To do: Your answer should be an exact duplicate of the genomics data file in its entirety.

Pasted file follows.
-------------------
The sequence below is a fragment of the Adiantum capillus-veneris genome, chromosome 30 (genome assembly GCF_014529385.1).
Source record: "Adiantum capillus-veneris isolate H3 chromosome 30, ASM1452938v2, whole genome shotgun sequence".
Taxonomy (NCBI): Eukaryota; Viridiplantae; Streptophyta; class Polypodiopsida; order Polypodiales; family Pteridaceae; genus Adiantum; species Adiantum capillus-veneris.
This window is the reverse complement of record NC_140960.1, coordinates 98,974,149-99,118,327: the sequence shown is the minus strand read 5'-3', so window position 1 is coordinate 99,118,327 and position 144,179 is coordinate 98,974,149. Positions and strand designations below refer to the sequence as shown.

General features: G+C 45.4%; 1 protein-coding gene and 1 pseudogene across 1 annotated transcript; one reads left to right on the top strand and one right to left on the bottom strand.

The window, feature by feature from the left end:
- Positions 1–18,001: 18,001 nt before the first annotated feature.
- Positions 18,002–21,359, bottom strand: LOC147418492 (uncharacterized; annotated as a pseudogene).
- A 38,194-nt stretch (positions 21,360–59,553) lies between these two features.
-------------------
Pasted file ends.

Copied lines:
The sequence below is a fragment of the Adiantum capillus-veneris genome, chromosome 30 (genome assembly GCF_014529385.1).
Source record: "Adiantum capillus-veneris isolate H3 chromosome 30, ASM1452938v2, whole genome shotgun sequence".
Taxonomy (NCBI): Eukaryota; Viridiplantae; Streptophyta; class Polypodiopsida; order Polypodiales; family Pteridaceae; genus Adiantum; species Adiantum capillus-veneris.
This window is the reverse complement of record NC_140960.1, coordinates 98,974,149-99,118,327: the sequence shown is the minus strand read 5'-3', so window position 1 is coordinate 99,118,327 and position 144,179 is coordinate 98,974,149. Positions and strand designations below refer to the sequence as shown.

General features: G+C 45.4%; 1 protein-coding gene and 1 pseudogene across 1 annotated transcript; one reads left to right on the top strand and one right to left on the bottom strand.

The window, feature by feature from the left end:
- Positions 1–18,001: 18,001 nt before the first annotated feature.
- Positions 18,002–21,359, bottom strand: LOC147418492 (uncharacterized; annotated as a pseudogene).
- A 38,194-nt stretch (positions 21,360–59,553) lies between these two features.